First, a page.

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United States Patent Application 20170367469
Kind Code A1
JIMENEZ; Eduardo ;   et al. December 28, 2017

Oral Care Implement

Abstract

An oral care implement that includes a head having tooth cleaning elements including at least one conical tuft of bristles. The conical tuft of bristles defines a cavity that has a transverse cross-sectional area that increases with distance from the head. The tooth cleaning elements may also include one or more arcuate cleaning elements that at least partially surround the conical tuft. The tooth cleaning elements may also include multi-height bristle tufts along lateral sides of the head. Furthermore, the head may have two conical tufts such that one of the conical tufts is oriented at a smaller acute angle relative to the head than the other conical tuft and/or one of the conical tufts is taller than the other conical tuft.


Inventors: JIMENEZ; Eduardo; (Manalapan, NJ) ; WAGUESPACK; Kenneth; (North Brunswick, NJ) ; MOSKOVICH; Robert; (East Brunswick, NJ) ; WECHSLER; Andreas; (Zell am See, AT) ; STORZ; Joachim; (Zell am See, AT)
Applicant:
Name City State Country Type

Colgate-Palmolive Company

New York

NY

US
Assignee: Colgate-Palmolive Company
New York
NY

Family ID: 1000002901917
Appl. No.: 15/539369
Filed: December 23, 2014
PCT Filed: December 23, 2014
PCT NO: PCT/US2014/072048
371 Date: June 23, 2017


Current U.S. Class: 1/1
Current CPC Class: A46B 9/04 20130101; A46B 9/06 20130101; A46B 9/005 20130101; A46B 2200/1066 20130101
International Class: A46B 9/04 20060101 A46B009/04; A46B 9/00 20060101 A46B009/00; A46B 9/06 20060101 A46B009/06

Claims



1. An oral care implement comprising: a handle; a head coupled to the handle, the head comprising a front surface and a longitudinal axis extending from a proximal end of the head to a distal end of the head; a plurality of tooth cleaning elements extending from the front surface of the head; the plurality of tooth cleaning elements comprising a conical tuft comprising a bristle wall having an inner surface defining a cavity along a cavity axis, the cavity having a transverse cross-sectional area that increases with distance from the front surface of the head, the conical tuft terminating in an annular top surface, the annular top surface being a first height from the front surface of the head; the plurality of tooth cleaning elements comprising an arcuate cleaning element at least partially surrounding the conical tuft, the arcuate cleaning element having a top surface having a high point being a second height from the front surface of the head and a first low point being a third height from the front surface of the head; and wherein the first height is greater than the third height and less than the second height.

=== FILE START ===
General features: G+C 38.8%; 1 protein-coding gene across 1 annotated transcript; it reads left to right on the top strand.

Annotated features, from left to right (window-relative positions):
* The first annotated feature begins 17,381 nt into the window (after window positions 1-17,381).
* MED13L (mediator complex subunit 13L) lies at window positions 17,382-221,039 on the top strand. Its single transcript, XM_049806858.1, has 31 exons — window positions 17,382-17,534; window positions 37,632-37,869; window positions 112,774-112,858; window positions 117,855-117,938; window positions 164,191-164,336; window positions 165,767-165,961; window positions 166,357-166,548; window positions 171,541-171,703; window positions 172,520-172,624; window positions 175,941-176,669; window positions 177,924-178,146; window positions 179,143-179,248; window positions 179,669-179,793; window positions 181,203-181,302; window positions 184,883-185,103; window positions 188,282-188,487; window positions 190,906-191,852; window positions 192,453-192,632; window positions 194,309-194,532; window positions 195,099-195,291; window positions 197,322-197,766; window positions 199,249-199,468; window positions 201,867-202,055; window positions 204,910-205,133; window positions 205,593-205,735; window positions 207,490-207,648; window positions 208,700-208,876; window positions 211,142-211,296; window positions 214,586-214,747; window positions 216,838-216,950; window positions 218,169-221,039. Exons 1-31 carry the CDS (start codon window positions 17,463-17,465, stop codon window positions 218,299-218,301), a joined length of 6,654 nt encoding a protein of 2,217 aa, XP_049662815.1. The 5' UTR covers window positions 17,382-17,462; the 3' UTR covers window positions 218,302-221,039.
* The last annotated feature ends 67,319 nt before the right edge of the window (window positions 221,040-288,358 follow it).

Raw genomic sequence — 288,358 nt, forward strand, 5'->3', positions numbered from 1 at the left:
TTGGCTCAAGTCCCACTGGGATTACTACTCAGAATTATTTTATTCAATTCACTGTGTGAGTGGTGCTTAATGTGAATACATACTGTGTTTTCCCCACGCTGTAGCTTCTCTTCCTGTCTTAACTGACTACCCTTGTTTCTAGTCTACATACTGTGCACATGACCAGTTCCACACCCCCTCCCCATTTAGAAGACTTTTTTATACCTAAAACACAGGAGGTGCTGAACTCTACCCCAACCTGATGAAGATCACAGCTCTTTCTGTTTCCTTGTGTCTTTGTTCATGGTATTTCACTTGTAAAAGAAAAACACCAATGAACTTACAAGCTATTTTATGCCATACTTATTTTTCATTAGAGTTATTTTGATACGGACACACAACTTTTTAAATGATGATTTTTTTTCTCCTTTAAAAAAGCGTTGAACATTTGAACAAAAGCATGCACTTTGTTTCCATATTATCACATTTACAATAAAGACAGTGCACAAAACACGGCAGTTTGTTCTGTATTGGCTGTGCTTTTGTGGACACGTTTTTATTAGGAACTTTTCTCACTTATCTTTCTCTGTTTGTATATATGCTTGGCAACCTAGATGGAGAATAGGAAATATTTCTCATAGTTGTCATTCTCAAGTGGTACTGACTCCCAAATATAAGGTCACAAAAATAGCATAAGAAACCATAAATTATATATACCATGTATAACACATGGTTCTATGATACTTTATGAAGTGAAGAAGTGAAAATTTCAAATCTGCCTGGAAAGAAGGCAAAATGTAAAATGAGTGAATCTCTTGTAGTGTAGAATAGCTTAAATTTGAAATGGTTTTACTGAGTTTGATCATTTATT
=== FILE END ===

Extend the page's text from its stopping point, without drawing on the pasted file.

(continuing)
2. The oral care implement according to claim 1 wherein the top surface of the arcuate cleaning element further comprises a second low point being the third height from the front surface of the head, the first and second low points located on opposite sides of the conical tuft.

3. The oral care implement according to claim 2 wherein the top surface of the arcuate cleaning element comprises a first ramped portion extending from the first low point to the high point and a second ramped portion extending from the second low point to the high point.

4. The oral care implement according to claim 3 wherein the high point is located along a reference plane that includes the longitudinal axis and is perpendicular to the front surface.

5. The oral care implement according to claim 3 wherein when viewed in side profile, the first and second ramped portions of the top surface of the arcuate cleaning element intersect the annular top surface of the conical tuft.

6. The oral care implement according to claim 1 wherein the arcuate cleaning element is a distal-most tooth cleaning element on the head.

7. The oral care implement according to claim 1 wherein the arcuate cleaning element is a proximal-most tooth cleaning element on the head.

8. The oral care implement according to claim 1 wherein the arcuate cleaning element only partially surrounds the conical tuft, wherein the plurality of tooth cleaning elements further comprise an arcuate elastomeric wall positioned adjacent the conical tuft such that the arcuate cleaning element and the arcuate elastomeric wall collectively completely surround the conical tuft, and wherein the arcuate elastomeric wall comprises an inner surface facing the conical tuft and an outer surface, the arcuate elastomeric wall further comprising a support section extending from the outer surface that is coupled to the head.

9. (canceled)

10. (canceled)

11. The oral care implement according to claim 1 wherein the arcuate cleaning element is formed by a plurality of bristle wall segments.